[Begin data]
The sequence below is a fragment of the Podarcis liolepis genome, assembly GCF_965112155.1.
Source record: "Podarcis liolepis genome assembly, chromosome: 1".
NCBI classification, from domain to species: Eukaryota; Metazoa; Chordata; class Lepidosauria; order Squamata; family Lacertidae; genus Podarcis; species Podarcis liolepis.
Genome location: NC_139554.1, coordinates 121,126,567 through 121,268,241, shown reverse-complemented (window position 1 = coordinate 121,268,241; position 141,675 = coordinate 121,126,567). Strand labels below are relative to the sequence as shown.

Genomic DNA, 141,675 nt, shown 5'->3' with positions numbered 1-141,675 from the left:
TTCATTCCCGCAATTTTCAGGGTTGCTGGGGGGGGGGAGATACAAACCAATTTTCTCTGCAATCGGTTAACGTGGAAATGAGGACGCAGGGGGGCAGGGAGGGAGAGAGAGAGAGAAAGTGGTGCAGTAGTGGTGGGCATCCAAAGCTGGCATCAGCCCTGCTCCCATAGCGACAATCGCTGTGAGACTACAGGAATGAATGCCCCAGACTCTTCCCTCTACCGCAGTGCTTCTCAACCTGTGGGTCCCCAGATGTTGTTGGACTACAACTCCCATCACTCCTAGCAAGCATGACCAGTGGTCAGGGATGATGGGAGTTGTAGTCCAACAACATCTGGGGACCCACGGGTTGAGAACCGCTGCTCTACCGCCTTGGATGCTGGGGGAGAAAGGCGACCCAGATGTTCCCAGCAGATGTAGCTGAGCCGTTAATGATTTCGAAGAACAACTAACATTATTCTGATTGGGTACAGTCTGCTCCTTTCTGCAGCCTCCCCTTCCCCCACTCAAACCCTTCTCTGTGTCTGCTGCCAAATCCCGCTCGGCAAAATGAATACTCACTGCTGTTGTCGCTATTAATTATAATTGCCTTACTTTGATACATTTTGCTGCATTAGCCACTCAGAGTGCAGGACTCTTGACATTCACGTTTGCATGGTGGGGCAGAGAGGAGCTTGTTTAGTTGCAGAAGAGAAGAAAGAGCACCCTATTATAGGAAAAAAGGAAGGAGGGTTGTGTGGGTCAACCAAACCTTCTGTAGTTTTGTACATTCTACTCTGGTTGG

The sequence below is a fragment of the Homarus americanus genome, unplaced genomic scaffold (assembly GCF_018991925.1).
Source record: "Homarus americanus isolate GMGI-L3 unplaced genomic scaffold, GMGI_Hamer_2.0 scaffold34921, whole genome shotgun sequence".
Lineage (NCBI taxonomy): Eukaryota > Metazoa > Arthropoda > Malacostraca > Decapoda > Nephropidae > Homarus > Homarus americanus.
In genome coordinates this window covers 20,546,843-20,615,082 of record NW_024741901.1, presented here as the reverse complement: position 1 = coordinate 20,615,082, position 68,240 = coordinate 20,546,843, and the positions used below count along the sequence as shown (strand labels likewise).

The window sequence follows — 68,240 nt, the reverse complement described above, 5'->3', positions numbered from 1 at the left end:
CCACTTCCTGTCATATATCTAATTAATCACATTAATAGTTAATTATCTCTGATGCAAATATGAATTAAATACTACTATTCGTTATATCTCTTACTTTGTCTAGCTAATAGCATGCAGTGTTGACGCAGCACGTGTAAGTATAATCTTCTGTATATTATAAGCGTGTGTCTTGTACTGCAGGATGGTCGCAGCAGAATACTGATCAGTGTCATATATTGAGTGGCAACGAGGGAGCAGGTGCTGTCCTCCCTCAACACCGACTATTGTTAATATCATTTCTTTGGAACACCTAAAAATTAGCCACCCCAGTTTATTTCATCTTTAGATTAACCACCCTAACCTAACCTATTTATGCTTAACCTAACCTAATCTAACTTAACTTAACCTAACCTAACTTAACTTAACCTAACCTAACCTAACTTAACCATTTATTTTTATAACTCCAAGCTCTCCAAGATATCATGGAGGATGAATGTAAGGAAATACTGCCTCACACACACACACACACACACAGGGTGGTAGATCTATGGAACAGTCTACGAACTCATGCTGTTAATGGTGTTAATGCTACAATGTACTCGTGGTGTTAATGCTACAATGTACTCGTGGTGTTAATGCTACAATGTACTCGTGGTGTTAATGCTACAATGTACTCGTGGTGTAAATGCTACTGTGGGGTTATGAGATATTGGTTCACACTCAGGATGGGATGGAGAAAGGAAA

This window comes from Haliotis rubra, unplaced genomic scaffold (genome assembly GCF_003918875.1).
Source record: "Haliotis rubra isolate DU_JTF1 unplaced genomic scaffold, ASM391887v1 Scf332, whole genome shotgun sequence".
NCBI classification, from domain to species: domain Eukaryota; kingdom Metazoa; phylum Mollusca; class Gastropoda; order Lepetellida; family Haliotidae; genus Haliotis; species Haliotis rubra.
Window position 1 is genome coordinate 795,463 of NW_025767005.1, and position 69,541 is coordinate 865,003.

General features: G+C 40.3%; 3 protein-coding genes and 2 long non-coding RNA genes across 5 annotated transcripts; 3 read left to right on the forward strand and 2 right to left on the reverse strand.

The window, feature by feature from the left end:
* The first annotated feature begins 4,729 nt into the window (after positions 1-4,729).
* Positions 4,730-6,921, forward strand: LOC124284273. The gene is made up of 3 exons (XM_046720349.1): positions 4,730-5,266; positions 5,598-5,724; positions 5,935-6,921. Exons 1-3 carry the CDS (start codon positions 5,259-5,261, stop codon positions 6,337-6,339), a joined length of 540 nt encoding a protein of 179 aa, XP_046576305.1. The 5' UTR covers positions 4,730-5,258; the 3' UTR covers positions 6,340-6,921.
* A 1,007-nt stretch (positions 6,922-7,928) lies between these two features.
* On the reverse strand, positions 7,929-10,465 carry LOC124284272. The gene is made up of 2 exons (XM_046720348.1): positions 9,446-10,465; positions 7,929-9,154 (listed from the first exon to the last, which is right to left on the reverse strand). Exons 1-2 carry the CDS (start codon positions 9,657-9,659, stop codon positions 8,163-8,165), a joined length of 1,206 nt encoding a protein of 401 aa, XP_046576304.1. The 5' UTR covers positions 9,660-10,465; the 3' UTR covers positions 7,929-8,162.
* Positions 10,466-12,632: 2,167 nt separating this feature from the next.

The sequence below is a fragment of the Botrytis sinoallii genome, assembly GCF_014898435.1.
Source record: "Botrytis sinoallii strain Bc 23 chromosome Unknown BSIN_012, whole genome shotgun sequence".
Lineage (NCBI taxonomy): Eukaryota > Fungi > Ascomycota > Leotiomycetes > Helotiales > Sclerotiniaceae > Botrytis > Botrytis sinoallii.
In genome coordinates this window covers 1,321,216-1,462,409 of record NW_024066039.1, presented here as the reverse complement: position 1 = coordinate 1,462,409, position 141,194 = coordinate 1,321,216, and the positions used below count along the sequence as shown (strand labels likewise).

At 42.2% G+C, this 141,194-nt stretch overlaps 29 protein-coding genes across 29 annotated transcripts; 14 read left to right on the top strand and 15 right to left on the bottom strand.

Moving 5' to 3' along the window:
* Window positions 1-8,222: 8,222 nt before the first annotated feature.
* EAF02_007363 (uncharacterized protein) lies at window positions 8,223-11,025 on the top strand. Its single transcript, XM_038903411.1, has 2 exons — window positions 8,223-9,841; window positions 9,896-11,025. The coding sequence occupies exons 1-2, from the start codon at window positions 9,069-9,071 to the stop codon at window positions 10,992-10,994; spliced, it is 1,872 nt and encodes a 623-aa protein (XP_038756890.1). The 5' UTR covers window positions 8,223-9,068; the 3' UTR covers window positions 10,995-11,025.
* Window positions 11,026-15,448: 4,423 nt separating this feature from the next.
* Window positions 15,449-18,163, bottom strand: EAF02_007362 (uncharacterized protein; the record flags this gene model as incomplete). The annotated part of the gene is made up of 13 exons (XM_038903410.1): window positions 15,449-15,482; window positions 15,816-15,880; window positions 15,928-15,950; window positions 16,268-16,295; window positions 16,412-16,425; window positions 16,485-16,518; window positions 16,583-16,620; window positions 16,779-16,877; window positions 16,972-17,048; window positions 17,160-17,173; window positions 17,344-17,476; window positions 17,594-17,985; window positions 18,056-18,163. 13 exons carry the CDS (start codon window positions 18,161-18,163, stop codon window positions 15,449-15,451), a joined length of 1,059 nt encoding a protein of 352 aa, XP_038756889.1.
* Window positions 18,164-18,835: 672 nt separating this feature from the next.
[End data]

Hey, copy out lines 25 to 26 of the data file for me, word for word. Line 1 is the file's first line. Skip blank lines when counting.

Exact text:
Source record: "Botrytis sinoallii strain Bc 23 chromosome Unknown BSIN_012, whole genome shotgun sequence".
Lineage (NCBI taxonomy): Eukaryota > Fungi > Ascomycota > Leotiomycetes > Helotiales > Sclerotiniaceae > Botrytis > Botrytis sinoallii.